New Zealand proposes taxes on animals that burp, pee

WELLINGTON, New Zealand – New Zealand’s government on Tuesday proposed taxing the greenhouse gases produced by livestock burping and urinating as part of a plan to tackle climate change.

The government said the farm tax would be a world first and that farmers should be able to recoup the costs by charging more for climate-friendly products.

But farmers quickly condemned the plan. Federated Farmers, the industry’s main lobby group, said the plan would “rip the guts out of small-town New Zealand” and see farms replaced with trees.

Federated Farmers President Andrew Hoggard said farmers had been trying to work with the government for more than two years on an emissions reduction plan that would not reduce food production.

“Our plan was to keep farmers in agriculture,” Hoggard said. Instead, he said, farmers would raise prices “so fast that you don’t even hear the dogs barking in the back of the cart as they drive off.”

Opposition lawmakers from the conservative ACT Party said the plan would actually increase worldwide emissions by shifting agriculture to other countries that were less efficient at making food.

New Zealand’s agricultural industry is vital to its economy. Dairy products, including those used to make infant formula in China, are the country’s biggest export earner.

There are only 5 million people in New Zealand, but about 10 million beef and dairy cattle and 26 million sheep.

The outsized industry has made New Zealand unusual in that about half of its greenhouse gas emissions come from farms. Livestock produce gases that warm the planet, notably methane from burping cattle and nitrous oxide from their urine.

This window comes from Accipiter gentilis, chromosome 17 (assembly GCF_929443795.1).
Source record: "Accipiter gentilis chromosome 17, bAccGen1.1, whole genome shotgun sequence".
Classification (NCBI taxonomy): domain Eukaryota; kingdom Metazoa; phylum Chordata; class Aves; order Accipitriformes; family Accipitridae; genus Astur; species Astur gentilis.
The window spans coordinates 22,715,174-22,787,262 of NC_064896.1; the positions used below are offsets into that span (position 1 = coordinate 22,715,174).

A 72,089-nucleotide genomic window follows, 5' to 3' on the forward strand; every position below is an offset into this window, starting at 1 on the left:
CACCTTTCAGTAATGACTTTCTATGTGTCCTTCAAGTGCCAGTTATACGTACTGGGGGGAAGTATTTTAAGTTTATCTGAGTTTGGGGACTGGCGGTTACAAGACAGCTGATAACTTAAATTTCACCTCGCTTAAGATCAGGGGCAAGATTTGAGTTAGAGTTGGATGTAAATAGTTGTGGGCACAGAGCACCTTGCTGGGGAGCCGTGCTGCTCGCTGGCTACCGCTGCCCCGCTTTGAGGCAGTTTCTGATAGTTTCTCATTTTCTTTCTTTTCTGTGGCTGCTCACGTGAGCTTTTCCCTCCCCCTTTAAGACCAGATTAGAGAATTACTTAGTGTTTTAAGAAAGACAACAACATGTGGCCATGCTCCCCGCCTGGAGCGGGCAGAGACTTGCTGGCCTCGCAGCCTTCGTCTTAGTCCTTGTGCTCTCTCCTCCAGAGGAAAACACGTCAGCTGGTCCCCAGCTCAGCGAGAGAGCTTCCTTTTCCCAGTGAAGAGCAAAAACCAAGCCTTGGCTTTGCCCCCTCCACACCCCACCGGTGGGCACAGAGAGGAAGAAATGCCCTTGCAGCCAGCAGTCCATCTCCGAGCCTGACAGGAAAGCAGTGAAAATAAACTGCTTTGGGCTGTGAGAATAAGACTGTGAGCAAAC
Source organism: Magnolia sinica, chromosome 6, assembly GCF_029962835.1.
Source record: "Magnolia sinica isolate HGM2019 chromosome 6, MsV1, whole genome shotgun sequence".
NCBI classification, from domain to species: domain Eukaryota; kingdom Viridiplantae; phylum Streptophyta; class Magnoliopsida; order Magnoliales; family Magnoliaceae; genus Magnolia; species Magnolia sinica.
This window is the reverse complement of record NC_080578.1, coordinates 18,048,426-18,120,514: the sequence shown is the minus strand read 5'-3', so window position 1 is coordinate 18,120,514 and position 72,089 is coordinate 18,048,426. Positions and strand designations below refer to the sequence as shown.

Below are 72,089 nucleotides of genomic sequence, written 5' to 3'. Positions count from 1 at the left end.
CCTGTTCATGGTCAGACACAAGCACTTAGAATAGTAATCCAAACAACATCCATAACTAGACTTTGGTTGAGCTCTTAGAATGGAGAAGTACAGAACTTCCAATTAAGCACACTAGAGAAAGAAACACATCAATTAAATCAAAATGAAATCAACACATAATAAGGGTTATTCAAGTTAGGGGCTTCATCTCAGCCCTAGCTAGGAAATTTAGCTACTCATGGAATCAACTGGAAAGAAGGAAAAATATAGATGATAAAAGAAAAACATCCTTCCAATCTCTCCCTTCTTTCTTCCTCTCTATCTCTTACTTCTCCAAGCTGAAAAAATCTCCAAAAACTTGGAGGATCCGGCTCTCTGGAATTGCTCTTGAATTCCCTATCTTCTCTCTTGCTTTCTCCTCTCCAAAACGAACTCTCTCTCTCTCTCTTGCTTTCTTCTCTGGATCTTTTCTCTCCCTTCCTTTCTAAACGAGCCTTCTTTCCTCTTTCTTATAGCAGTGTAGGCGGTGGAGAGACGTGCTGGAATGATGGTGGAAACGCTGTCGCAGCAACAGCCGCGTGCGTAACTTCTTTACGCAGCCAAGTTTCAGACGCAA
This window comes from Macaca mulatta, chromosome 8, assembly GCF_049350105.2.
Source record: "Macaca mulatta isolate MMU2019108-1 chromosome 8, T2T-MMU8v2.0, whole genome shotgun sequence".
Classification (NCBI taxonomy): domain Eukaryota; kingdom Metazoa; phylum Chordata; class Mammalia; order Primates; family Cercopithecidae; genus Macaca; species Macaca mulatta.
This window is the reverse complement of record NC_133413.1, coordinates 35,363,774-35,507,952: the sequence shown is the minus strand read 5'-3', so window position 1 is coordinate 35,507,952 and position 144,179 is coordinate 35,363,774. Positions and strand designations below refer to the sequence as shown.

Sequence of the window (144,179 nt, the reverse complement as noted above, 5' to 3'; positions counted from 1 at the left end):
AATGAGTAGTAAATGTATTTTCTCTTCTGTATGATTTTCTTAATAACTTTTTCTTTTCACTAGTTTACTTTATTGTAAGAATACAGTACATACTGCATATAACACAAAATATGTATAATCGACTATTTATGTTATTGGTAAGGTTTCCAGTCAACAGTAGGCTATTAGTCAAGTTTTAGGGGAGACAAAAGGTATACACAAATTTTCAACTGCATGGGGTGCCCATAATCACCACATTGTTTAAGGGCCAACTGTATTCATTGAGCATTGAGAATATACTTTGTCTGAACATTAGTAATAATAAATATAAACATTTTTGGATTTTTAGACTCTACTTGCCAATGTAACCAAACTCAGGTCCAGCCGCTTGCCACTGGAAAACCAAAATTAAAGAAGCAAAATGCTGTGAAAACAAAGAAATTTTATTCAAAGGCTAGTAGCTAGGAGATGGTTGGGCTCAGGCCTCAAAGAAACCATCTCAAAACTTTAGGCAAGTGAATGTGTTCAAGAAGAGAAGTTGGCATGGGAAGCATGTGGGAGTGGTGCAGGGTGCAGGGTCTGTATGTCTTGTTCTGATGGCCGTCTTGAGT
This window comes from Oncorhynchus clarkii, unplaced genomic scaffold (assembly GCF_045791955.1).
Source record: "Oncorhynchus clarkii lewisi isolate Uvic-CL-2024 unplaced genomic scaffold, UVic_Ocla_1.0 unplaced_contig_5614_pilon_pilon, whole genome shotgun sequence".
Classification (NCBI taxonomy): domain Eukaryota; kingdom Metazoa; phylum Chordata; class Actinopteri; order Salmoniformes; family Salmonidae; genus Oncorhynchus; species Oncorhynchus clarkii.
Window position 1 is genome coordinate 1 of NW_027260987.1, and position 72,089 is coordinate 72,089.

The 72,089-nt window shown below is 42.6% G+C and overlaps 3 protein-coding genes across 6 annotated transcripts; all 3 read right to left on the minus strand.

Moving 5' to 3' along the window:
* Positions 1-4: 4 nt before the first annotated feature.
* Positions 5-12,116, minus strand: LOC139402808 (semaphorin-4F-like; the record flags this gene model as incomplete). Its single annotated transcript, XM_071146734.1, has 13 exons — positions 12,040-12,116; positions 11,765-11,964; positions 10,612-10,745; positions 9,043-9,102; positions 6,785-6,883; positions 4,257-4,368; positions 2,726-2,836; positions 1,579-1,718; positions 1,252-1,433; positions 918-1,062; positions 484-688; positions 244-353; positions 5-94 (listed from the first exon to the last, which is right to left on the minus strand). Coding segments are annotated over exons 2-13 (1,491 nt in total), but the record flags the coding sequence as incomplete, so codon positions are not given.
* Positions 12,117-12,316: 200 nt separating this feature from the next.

The government has pledged to reduce greenhouse gas emissions and make the country carbon neutral by 2050. Part of that plan includes a pledge to reduce methane emissions from livestock by 10% by 2030 and by up to 47% by 2050.

Under the government’s proposed plan, farmers would start paying for emissions in 2025, while pricing has yet to be finalised.

Prime Minister Jacinda Ardern said all the money raised from the proposed farm levy would be put back into the industry to fund new technology, research and incentive payments to farmers.

“New Zealand’s farmers are set to be the first in the world to reduce agricultural emissions, positioning our largest export market for the competitive advantage that brings a world increasingly concerned with the origins of their food,” Ardern said.

Agriculture Minister Damien O’Connor said it was an exciting opportunity for New Zealand and its farmers.

“Farmers are already experiencing the impact of climate change with more regular droughts and floods,” O’Connor said. “Taking the lead on agricultural emissions is both good for the environment and our economy.”

The Liberal Labor government’s proposal harkens back to a similar but failed proposal by a previous Labor government in 2003 to tax farm animals for their methane emissions.

Farmers at the time also fiercely opposed the idea, and political opponents derided it as a “fart tax”—though a “burp tax” would have been more technically accurate, since most methane emissions come from burping. The government eventually abandoned the plan.

According to opinion polls, Ardern’s Labor Party has slipped in popularity and fallen behind the main opposition party since Ardern won a second term in 2020 in a landslide victory of historic proportions.

If Ardern’s government cannot find agreement on the proposal with farmers, who have significant political influence in New Zealand, it is likely to make it more difficult for Ardern to win re-election next year when the nation goes back to the polls.

Copyright © 2022 The Washington Times, LLC.

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